In Sudan, women and minorities targeted by online harassment lack legal protections

Alaa Salah has become a symbol for the role of women in the uprising against Sudan’s autocratic leader Omar al-Bashir, who was ousted by the military. Footage of her singing traditional songs at protests in Khartoum went viral on social media, where women and minorities in Sudan often face intense online harassment. Screenshot via VOA/YouTube, April 16, 2019.

Over the last few years, the internet in Sudan has played an increasingly important role in politics and society. During the Sudanese revolution in 2019, protesters and activists turned to social media to communicate, organize and document violations.  

Their efforts eventually toppled Omar al-Bashir, who ruled the country with an iron fist for 30 years.

Despite these achievements, online harassment continues to be a major problem in Sudan, where internet penetration is estimated at 31 percent. The harassment  — including doxing, cyberbullying, stalking, and hate speech — particularly impacts women and minorities.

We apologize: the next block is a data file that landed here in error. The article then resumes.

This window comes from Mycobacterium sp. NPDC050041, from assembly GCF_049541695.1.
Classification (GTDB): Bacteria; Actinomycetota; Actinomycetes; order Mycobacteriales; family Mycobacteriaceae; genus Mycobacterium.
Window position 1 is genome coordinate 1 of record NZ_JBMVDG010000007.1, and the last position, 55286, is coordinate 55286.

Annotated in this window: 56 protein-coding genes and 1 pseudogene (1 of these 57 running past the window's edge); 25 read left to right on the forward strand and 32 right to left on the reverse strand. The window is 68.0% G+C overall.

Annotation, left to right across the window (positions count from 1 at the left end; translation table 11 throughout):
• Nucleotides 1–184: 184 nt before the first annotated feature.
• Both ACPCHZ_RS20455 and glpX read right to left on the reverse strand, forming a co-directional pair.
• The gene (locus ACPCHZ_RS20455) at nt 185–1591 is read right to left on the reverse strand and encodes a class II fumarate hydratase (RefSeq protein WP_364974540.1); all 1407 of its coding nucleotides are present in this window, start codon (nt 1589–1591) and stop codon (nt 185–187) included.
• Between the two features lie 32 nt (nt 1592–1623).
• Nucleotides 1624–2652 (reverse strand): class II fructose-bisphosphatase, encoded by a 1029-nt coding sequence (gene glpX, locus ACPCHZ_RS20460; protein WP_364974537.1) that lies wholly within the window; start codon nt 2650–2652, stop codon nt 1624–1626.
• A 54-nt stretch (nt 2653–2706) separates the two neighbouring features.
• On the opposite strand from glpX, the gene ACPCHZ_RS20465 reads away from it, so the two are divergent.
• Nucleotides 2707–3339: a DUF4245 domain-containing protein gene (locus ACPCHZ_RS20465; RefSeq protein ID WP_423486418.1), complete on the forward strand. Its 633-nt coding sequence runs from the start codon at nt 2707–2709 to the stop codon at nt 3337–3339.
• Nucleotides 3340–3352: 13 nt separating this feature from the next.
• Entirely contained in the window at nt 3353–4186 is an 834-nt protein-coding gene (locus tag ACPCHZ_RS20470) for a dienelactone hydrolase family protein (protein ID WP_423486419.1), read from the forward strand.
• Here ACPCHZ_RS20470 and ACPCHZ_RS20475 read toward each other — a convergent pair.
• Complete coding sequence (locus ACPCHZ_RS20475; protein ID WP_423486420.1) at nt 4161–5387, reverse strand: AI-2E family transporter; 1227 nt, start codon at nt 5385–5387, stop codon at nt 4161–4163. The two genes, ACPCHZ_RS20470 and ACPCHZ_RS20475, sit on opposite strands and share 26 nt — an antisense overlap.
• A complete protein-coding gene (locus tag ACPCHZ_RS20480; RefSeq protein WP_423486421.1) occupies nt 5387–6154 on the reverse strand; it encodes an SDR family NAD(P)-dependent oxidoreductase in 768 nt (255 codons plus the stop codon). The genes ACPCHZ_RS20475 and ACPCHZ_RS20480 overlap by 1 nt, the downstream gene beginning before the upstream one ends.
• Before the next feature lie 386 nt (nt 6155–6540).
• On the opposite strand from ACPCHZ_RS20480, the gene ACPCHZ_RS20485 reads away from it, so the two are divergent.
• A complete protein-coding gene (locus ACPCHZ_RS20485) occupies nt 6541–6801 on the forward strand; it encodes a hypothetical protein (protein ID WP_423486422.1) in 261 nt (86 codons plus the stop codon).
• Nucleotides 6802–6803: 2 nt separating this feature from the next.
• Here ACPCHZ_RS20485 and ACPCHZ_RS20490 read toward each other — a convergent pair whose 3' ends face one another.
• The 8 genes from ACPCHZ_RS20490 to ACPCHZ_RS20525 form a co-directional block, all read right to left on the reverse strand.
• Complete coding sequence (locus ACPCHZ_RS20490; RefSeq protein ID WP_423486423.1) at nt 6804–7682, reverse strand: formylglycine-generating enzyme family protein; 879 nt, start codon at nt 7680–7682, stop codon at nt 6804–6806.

Various campaigns have tried to address these violations, but harassment online requires more attention and reform —  including the enactment of strong legislation. 

In July, a Sudanese Facebook page reshared photos of Weam Shagi, a known Sudanese women's rights activist, that showed her experiencing torture during the dispersal of a sit-in by security forces in the capital, Khartoum. Shagi had earlier shared these photos on her own Facebook page. A number of commenters used body-shaming language to attack her. 

This is just one of many examples of online harassment in Sudan. 

Mocking people based on their geographical region is also common. In August, a known Facebook page with 170,145 followers called “Sudanese Screenshot” shared a post that mocked girls from Omdurman, commenting that the girls should be used as a tool to stop the deadly Nile floods currently sweeping through Khartoum and Bahri. The comments insinuate that these girls are less valued and less beautiful, based on their region of origin. When the post was reported, Facebook responded that the post did not violate its community standards.